Vorel: Examining the clues that led to Notre Dame coach Brian Kelly's QB twist
That was a heck of a twist.
I should know, because — and here come the spoilers — I watched Roger “Verbal” Kint’s twisted limp morph into a swaggering strut at the end of “The Usual Suspects.” I made an unapologetically audible gasp as the realization hit me like a bucket of ice water that Kevin Spacey’s supposedly dopey small-time burglar was, in fact, mythologized super criminal Keyser Söze.
I watched, too, as Bruce Willis’ shirt became suddenly drenched with blood in the captivating closing moments of “The Sixth Sense.” Turns out, Dr. Malcolm Crowe was dead all along, and I almost died, too, from the shock.
That’s sort of what it felt like on Wednesday, when Notre Dame head coach Brian Kelly announced that both Malik Zaire and DeShone Kizer will play quarterback against Texas on Sept. 4. Their quarterback competition’s shocking end was that there was no end. No winner. No loser. No starter.
Just the twist.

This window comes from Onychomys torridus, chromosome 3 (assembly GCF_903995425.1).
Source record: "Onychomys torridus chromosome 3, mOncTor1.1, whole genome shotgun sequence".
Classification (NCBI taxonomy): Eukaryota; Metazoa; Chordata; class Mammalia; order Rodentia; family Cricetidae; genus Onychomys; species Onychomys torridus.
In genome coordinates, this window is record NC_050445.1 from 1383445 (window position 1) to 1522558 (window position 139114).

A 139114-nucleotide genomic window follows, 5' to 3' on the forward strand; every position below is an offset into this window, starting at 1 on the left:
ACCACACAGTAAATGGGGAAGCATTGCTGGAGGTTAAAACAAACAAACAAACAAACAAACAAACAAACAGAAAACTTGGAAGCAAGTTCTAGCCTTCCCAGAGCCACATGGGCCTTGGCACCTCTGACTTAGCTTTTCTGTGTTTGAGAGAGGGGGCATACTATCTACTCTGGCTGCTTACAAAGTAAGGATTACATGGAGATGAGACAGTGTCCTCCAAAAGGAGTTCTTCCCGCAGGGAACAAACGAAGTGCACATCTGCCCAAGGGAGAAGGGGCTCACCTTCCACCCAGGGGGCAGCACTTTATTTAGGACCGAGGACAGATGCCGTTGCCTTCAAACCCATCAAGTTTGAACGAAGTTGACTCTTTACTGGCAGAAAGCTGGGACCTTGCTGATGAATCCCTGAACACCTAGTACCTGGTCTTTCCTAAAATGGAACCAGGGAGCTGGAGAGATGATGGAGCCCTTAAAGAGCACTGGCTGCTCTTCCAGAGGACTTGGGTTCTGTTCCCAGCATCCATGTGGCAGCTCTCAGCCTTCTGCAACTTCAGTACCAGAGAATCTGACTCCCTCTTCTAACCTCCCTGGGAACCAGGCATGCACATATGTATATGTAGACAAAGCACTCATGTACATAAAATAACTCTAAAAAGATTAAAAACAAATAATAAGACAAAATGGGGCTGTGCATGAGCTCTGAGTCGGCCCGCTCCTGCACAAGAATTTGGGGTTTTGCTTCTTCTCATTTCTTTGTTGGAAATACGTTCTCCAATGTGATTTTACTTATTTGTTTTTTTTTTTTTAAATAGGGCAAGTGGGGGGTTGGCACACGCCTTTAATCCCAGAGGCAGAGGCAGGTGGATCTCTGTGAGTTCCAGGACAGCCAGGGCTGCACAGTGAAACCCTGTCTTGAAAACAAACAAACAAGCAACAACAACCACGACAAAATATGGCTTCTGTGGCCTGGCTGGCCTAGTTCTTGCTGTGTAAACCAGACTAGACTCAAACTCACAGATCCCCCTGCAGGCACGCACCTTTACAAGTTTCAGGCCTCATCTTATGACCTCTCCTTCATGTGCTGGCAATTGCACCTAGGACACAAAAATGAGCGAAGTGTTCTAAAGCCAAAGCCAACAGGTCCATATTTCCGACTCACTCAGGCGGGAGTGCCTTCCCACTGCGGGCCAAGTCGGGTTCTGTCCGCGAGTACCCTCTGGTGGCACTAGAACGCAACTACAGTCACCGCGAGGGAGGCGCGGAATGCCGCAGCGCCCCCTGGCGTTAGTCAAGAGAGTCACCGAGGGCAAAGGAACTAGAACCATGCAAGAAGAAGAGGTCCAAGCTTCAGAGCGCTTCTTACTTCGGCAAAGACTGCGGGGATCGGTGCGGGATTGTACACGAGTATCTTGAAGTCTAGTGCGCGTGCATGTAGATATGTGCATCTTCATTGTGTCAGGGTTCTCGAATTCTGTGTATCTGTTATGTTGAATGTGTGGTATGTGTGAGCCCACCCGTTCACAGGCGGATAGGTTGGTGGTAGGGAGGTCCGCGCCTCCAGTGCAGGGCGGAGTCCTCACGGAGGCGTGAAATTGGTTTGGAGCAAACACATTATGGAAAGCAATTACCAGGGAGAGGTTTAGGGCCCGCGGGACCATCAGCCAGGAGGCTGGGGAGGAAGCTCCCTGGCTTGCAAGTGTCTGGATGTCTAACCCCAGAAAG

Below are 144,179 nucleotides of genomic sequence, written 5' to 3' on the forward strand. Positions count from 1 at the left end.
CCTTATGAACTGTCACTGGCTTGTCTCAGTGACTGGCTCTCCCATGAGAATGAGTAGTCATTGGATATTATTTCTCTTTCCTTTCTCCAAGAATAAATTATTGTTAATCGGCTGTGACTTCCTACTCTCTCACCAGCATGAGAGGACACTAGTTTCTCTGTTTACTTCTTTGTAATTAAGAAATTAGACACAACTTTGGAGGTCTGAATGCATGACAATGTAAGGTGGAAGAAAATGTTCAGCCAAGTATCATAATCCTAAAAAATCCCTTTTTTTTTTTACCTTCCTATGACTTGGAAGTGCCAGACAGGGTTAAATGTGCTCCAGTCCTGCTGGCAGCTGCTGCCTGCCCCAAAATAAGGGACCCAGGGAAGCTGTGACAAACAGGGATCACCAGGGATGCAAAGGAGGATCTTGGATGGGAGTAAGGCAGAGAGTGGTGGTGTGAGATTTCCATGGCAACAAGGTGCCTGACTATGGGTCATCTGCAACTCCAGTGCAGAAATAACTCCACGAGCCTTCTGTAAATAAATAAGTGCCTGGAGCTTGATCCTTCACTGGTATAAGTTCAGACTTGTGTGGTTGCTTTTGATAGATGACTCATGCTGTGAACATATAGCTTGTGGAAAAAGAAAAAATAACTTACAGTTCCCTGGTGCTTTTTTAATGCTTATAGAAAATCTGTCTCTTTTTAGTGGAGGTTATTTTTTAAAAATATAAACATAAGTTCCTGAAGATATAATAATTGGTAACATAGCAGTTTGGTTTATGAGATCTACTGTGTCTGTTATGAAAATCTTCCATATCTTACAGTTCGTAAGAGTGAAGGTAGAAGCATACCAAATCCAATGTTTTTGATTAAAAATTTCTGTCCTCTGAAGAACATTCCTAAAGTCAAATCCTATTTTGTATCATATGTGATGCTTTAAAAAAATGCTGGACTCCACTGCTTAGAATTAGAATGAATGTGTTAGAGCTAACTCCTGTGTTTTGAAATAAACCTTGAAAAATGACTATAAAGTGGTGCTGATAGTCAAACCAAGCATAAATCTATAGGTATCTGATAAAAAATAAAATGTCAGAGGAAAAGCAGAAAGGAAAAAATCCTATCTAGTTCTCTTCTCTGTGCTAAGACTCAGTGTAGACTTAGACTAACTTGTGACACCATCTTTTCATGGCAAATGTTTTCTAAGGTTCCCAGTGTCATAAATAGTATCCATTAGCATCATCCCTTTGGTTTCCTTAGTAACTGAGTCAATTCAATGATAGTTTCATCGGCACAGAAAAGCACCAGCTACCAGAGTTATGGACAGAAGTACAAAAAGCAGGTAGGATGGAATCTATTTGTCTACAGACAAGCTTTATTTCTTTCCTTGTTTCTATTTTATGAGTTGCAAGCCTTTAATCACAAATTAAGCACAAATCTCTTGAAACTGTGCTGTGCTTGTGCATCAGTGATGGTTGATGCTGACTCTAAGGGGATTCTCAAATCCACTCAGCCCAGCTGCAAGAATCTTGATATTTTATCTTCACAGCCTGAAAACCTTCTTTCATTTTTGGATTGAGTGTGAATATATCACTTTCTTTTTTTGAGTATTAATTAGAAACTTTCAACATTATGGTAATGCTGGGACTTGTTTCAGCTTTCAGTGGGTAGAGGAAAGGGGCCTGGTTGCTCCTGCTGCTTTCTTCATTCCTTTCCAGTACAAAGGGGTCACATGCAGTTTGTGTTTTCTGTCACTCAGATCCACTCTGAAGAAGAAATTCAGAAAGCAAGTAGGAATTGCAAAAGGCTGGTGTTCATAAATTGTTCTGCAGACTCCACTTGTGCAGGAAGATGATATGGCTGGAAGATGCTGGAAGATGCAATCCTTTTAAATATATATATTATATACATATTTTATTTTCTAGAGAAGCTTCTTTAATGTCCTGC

After years of intense research performed while sinking like quicksand into the cushion of movie theater seats and descending further into the lethargic slog of days-long Netflix binges, I’ve concluded that there are really only two essential elements of any worthwhile twist:
1. It must be surprising, and
2. There must be tangible clues.
So, let’s address these one at a time.
Was Kelly’s announcement surprising?
Judging by the drumline of typing keys that rose up instantly out of the silence, the answer is obvious. The phrase “Brian Kelly” was trending on Twitter in the United States before the seventh-year Irish head coach’s press conference even ended, and that doesn’t happen unless A.) you’ve started dating a Kardashian, or B.) you’ve got something fairly shocking to say.
It was surprising that Kelly announced the decision more than two weeks prior to the season opener, veering suddenly off the road miles ahead of the expected finish line. It was surprising, too, when you consider that most two-quarterback systems are comprised of two very different quarterbacks, while Kizer and Zaire are stylistically similar.